Bladder Cancer Diagnosis
Affiliated: Find a Doctor | Symptoms | Treatment | Diagnosis
Diagnosis of Bladder Cancer
Both urological and imaging tests are used to diagnose bladder cancer. These tests include the following:
- Physical exam – May include an internal exam in the rectum or vagina to feel around the bladder to determine if any masses are present.
- Urine tests – Urine is tested for blood and to look for abnormal bladder cells that may be present (cytology).
- Computerized tomography (CT) scans – A scan of the abdomen allows physicians to visualize the bladder and surrounding organs in a non-invasive manner.
- Transurethral cystoscopy – A cystoscope, a long tube with a lens at the end, is directed into the bladder through the urethra. The cystoscope is used to visualize the inside of the bladder and can be used to collect a biopsy.
- Biopsy – In this procedure, bladder tissue is removed from the body and viewed with a microscope by a pathologist. The pathologist will be able to determine if the cells are cancerous, and the grade/severity of any bladder cancer cells that may be present.
- After a diagnosis of bladder cancer, the physician must determine the stage (aggressiveness) of the tumor in order to treat it appropriately. This is performed by a surgery called transurethral resection of bladder tumor (TURBT) using a cystoscope under anesthesia. Here the tumor is resected and the depth of invasion into the bladder is assessed.
Staging of Bladder Cancer
TNM (tumor, nodes, metastasis) staging is utilized to classify the tumor in the following manner:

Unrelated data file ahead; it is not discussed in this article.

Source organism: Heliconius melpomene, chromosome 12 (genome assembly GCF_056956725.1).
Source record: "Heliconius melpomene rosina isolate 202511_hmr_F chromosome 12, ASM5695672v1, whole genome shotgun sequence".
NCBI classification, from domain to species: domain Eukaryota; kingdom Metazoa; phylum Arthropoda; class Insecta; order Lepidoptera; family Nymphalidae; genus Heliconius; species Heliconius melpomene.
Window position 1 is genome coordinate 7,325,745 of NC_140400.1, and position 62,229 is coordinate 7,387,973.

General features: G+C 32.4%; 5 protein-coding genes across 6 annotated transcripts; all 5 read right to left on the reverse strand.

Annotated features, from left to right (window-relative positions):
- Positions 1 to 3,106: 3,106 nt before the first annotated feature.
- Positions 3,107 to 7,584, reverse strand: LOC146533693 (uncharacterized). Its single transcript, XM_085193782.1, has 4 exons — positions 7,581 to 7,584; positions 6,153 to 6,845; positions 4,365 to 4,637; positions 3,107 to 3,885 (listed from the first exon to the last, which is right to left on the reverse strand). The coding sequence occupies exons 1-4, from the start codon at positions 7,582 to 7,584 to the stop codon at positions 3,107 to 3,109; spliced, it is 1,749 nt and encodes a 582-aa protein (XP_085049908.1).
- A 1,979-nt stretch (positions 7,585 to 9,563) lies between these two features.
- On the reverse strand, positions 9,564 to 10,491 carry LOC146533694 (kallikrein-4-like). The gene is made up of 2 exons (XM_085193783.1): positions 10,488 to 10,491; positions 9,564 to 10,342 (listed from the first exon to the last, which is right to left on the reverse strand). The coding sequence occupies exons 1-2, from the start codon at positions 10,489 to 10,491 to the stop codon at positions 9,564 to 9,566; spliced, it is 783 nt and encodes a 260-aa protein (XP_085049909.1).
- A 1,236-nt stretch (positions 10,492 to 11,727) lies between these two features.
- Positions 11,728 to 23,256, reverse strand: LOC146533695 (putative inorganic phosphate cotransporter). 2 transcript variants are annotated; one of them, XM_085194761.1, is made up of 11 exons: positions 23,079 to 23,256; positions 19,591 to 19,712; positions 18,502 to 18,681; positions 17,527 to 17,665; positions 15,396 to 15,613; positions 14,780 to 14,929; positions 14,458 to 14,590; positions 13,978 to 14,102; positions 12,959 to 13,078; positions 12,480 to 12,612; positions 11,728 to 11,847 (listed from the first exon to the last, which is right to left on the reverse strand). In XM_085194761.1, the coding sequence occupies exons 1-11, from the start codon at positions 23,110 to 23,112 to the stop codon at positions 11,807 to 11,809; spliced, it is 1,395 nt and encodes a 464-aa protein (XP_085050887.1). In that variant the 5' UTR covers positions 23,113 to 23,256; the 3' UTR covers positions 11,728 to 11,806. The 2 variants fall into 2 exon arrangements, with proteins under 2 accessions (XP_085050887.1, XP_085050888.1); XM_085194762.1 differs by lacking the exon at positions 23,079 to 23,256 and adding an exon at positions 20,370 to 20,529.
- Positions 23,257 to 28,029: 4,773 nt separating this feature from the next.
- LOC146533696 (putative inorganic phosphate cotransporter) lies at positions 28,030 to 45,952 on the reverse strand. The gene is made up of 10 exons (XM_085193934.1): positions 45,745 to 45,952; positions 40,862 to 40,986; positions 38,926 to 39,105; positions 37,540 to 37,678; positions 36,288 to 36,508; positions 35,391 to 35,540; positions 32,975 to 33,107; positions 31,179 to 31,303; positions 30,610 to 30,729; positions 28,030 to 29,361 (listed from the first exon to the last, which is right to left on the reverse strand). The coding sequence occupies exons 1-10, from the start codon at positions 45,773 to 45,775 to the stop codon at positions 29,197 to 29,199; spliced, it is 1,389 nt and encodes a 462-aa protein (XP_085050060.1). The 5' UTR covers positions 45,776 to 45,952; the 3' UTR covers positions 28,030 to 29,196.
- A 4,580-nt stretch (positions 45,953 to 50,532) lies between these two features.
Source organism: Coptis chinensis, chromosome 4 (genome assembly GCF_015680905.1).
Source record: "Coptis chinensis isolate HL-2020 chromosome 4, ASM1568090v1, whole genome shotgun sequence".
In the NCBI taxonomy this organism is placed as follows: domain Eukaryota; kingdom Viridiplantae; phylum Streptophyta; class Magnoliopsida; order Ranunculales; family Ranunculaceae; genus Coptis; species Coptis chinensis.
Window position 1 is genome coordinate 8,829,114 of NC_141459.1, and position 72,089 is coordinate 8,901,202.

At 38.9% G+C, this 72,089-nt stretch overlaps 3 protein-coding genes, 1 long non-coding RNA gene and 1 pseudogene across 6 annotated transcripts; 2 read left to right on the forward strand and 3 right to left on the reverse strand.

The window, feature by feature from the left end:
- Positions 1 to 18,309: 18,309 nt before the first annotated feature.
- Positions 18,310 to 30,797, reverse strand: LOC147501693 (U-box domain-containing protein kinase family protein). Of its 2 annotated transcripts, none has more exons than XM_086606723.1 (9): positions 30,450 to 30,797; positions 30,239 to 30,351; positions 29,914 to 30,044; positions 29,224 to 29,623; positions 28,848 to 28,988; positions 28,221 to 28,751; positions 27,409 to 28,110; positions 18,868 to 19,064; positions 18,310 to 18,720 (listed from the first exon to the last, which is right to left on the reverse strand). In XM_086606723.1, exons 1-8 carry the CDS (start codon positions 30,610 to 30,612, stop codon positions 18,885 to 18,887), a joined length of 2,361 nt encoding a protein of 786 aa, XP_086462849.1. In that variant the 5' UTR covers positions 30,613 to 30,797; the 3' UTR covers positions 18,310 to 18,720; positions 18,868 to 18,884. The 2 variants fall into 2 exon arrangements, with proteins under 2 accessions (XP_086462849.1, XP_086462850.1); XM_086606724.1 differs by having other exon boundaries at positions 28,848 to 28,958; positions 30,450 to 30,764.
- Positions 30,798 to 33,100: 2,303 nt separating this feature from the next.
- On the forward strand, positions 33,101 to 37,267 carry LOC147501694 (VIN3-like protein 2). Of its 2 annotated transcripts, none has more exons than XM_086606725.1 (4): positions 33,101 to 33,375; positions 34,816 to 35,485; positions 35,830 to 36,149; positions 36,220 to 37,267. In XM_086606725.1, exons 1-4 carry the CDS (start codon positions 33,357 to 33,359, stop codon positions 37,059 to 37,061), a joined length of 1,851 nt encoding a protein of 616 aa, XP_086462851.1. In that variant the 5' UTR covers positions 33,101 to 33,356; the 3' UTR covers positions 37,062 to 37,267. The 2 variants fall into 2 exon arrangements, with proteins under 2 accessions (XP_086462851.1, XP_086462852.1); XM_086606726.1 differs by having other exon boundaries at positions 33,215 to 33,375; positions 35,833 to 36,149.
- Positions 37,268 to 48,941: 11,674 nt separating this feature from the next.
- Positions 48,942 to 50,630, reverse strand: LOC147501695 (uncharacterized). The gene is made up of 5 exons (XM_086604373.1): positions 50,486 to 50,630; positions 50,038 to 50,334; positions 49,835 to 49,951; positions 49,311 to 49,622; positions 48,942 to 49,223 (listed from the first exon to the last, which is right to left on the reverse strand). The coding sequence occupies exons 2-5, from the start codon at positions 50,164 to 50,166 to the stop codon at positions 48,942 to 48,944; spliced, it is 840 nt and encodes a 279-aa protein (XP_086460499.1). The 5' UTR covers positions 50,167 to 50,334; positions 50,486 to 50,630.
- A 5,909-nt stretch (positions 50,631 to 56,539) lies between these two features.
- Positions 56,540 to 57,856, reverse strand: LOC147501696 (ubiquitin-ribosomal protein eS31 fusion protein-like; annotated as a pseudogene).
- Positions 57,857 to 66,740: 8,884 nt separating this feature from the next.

- Ta - Non-invasive papillary carcinoma limited to the superficial lining of the bladder (urothelium)
- Tis - Carcinoma in situ (CIS) – non-invasive flat carcinoma limited to the superficial lining of the bladder
- T1 - The tumor has grown into the urothelial lining (lamina propria) but not into the muscle layer
- T2 - The tumor has grown into the muscle layer (muscularis propria)
- T2a - Limited to the inner half of the muscle layer
- T2b - Extending to the outer half of the muscle layer
- T3 - The tumor has grown outside the bladder muscle into the fatty tissue that surrounds the bladder
- T3a - Extension into fatty tissue can only be seen by using a microscope
- T3b - Extension into fatty tissue surrounding the bladder is significant enough to be seen on imaging or to be felt by the surgeon
- T4 - The tumor invades into surrounding structures including the prostate, uterus, vagina, pelvic wall, or abdominal wall
- T4a - The tumor has spread to the prostate, uterus, or vagina
- T4b - The tumor has spread to the pelvic wall or the abdominal wall
- N0 - No regional lymph node spread
- N1 - Cancer has spread to a single lymph node that is 2 cm or smaller
- N2 - Cancer has spread to a single lymph node that is larger than 2 cm but not larger than 5 cm (2 inches) or cancer has spread to 2 or more lymph nodes, none of which is larger than 5 cm
- N3 - The cancer has spread to a lymph node that is larger than 5 cm
- M0 - No signs of distant spread
- M1 - Cancer has spread to distant lymph nodes, organs, or tissues (such as the bones, lungs, or liver)
Our Bladder Cancer Mission is You
Patient Story >
Adam Schaffer will never forget Thanksgiving Day 2007, when his then 6-year-old son accidentally kneed him in the groin during a playful bout of wrestling. A few hours later, Schaffer’s stream of urine was the color of blood..
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The Department of Urology at UCLA is one of the most progressive and comprehensive urology programs in the country. Our faculty members work side by side with research scientists for new cures and treatments for bladder cancer.
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Our goal is to provide you with fast, easy access to the physicians and services at UCLA. For assistance in determining which UCLA urologist(s) may have expertise to help you, please call the Urology Appointment phone number: (310) 794-7700